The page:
It is fascinating with parallels in nature and science. If you look carefully you can find parallels and patterns in all sorts of things, laws of physics and nature that are repeated and present in a variety of different circumstances also in society. Like fractal patterns.
One of these fundamental principles creating patterns seems to be nature’s particularly well developed aversion for imbalance. Wherever I look I can see the process of imbalance being corrected. Maybe it is all part of the Self Correcting Code of the universe (in case you never heard of Self Correcting Code, you can read about it here, it will blow your mind!). This aversion for imbalance permeate everything – in our cells it’s called osmosis, in nature it’s called weather and in the universe it’s called gravity. Wherever you find this mysterious process it has one goal, its trying to cause equilibrium where there is imbalance and in the process chaos becomes order. Equilibrium is the everlasting holy grail of the universe, it can never be achieved though, because when it does, everything will cease to exist.
No osmosis in the body means that you are dead. No winds means there is no atmosphere and the end of gravity will immediately grind the universe to a complete halt.
Universal osmosis is the constant and compulsive universal need for everything in existence to seek the ever elusive state of equilibrium. It is so manifest in our perception of reality that it is even a dominant part of our sense of aesthetics.
We like balanced things, we seek it and we want it, even though it would kill us if we would ever truly obtain it – it is a quandary. We have the capability to immediately spot when something goes against the universal and fundamental need of balance. We sometimes even find it to be repulsive. Our perception of beauty is based on our perception and compulsive need for proportions based on the golden ratio i.e. balance. Even a child will intuitively know that there is something amiss when shown a picture of something that goes against the grain of the need of balance, it is innate.
Transfer this sort of reasoning to sociology and we can paint with wide strokes about great changes in society. It’s brutally generalizing, but it doesn’t matter, because there is no individual. In this line of thinking there is only the process, a faceless, de-individualized and universally applicable process of osmosis. There are only two separate parts; imbalance and equilibrium, and all processes we observe are the manifestations of the never ending dance of the two.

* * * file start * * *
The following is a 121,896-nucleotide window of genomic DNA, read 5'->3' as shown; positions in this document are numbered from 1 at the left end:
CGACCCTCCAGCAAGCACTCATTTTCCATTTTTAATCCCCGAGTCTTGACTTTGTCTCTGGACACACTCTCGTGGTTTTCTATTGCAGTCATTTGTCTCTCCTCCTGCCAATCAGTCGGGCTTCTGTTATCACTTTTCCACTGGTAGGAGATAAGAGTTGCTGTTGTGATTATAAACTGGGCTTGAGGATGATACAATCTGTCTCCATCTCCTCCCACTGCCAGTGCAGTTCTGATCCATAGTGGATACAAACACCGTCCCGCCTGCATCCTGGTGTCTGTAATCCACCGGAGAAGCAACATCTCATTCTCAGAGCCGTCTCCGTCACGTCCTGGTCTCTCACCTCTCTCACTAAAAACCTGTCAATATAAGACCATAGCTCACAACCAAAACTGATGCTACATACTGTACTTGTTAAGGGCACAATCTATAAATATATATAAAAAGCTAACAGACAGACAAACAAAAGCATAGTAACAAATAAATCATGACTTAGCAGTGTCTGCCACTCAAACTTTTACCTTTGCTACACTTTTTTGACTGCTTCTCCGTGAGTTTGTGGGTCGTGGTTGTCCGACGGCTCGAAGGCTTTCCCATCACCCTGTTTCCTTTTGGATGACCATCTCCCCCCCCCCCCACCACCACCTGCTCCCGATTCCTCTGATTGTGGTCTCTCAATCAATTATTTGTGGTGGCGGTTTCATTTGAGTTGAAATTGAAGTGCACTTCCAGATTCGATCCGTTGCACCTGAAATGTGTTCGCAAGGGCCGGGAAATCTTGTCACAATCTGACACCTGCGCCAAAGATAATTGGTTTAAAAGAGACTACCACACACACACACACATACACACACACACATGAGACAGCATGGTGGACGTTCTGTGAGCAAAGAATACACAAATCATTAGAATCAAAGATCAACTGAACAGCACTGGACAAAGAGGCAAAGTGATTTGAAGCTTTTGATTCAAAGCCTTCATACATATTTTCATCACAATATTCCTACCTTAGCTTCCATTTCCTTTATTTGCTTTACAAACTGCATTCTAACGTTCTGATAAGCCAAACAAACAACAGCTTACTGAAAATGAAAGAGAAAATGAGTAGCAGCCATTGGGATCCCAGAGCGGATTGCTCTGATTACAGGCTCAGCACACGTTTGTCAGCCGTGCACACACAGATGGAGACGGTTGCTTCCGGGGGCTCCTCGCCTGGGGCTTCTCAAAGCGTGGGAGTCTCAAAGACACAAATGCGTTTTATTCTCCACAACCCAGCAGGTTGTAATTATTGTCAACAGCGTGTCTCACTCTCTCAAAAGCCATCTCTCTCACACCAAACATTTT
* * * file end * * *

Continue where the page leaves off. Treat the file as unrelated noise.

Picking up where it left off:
In human affairs the need for balance is primarily preoccupied with gratification. Lack of gratification leads to motion, plenty of gratification leads to inactivity. Whenever burden is perceived as larger than gratification in large number of people- we have a problem. As long as gratification is perceived as equal or larger than burden, we are happy campers. Many misinterpret gratification to be money, but since we are humans and not ATM machines it is not. Gratification includes everything that makes us jump out of bed in the morning; honor, recognition, valor, love, compassion, duty, money, achievements, appreciation and on and on… that’s why happiness can be found in palaces as well as in huts.The Roman Empire collapsed because it was in want of equilibrium as it could not control its borders. The British colonial rule in America was also in want of equilibrium as evident by the revolutionary call “no taxation without representation!” or as it also can be interpreted; “no burden without gratification.”
Apply this line of thinking to the current situation in Europe. What we have in Europe is a population that until recently largely was at ease with their current level of gratification and as such prone to inactivity. Then come the large influx of other people that have a different experience. People that for generations have been casting their eyes on the riches of Europe and increasingly grown to resent the lack of gratification in their own societies as compared to the European culture. Remove efficient border controls in Europe and osmosis is doing the rest. Higher concentration of gratification in Europe is currently being deluded by the influx of people with higher concentration of burden. It is the universal law of osmosis in process. It has preceded every revolution and every coup d’etat in history and it doesn’t look good for Europe. The influx of large numbers of people that are in want of gratification from societies where violence is dominant, in combination with the dominance of pacifist ideals in a highly intellectualized Europe, is a recipe for disaster. Europe better learn quickly that intellectual relativism stands small chance against remorseless violence. If not, Europe will perish – or put differently; what good is a doctor’s degree in philosophy against a kalashnikov? To survive, Europe must not only be smart, but also need to get tough.
The existential foundation for every revolution is perceived imbalance. Because when burden is perceived as larger than gratification, things starts to happen. If the conditions for a successful revolution doesn’t exist, the antagonist, the instigator of the revolution must create the necessary conditions. The way to do that is to destabilize society, create imbalance so that equilibrium can be restored, create chaos so that order can be restored, it’s basic, it’s the “Revolution 101 for Idiots.” Create imbalance – and the universal compelling quest for equilibrium does the rest. Due to the collapse of their border controls Europe is experiencing this pre-revolutionary transformation from a state of perceived equilibrium to a state of perceived imbalance, what will follow will be chronicled in future history books.
Considering this, the current situation in Europe begs the question: Who wants the revolution and why?